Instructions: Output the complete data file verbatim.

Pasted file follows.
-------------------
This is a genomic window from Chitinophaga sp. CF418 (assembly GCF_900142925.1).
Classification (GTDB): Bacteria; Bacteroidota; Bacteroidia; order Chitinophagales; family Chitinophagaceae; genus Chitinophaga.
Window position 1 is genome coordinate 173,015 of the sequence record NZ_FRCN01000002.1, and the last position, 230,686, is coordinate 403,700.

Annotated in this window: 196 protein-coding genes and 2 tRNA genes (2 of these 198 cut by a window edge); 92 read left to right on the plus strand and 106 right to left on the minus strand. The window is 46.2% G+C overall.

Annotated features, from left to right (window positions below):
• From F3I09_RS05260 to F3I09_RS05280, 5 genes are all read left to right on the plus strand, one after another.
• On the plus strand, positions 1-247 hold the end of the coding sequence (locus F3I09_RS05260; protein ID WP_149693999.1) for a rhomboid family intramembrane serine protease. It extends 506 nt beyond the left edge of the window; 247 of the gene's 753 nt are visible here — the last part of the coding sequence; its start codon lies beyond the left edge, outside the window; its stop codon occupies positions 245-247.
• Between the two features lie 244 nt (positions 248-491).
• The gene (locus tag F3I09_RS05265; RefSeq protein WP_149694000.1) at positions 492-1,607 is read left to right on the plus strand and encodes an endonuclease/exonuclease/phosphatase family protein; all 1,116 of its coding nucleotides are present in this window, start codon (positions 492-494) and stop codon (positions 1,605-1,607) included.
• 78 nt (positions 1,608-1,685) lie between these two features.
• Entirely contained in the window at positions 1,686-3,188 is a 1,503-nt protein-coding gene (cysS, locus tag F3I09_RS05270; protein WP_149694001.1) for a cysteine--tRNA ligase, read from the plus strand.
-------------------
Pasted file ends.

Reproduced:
This is a genomic window from Chitinophaga sp. CF418 (assembly GCF_900142925.1).
Classification (GTDB): Bacteria; Bacteroidota; Bacteroidia; order Chitinophagales; family Chitinophagaceae; genus Chitinophaga.
Window position 1 is genome coordinate 173,015 of the sequence record NZ_FRCN01000002.1, and the last position, 230,686, is coordinate 403,700.

Annotated in this window: 196 protein-coding genes and 2 tRNA genes (2 of these 198 cut by a window edge); 92 read left to right on the plus strand and 106 right to left on the minus strand. The window is 46.2% G+C overall.

Annotated features, from left to right (window positions below):
• From F3I09_RS05260 to F3I09_RS05280, 5 genes are all read left to right on the plus strand, one after another.
• On the plus strand, positions 1-247 hold the end of the coding sequence (locus F3I09_RS05260; protein ID WP_149693999.1) for a rhomboid family intramembrane serine protease. It extends 506 nt beyond the left edge of the window; 247 of the gene's 753 nt are visible here — the last part of the coding sequence; its start codon lies beyond the left edge, outside the window; its stop codon occupies positions 245-247.
• Between the two features lie 244 nt (positions 248-491).
• The gene (locus tag F3I09_RS05265; RefSeq protein WP_149694000.1) at positions 492-1,607 is read left to right on the plus strand and encodes an endonuclease/exonuclease/phosphatase family protein; all 1,116 of its coding nucleotides are present in this window, start codon (positions 492-494) and stop codon (positions 1,605-1,607) included.
• 78 nt (positions 1,608-1,685) lie between these two features.
• Entirely contained in the window at positions 1,686-3,188 is a 1,503-nt protein-coding gene (cysS, locus tag F3I09_RS05270; protein WP_149694001.1) for a cysteine--tRNA ligase, read from the plus strand.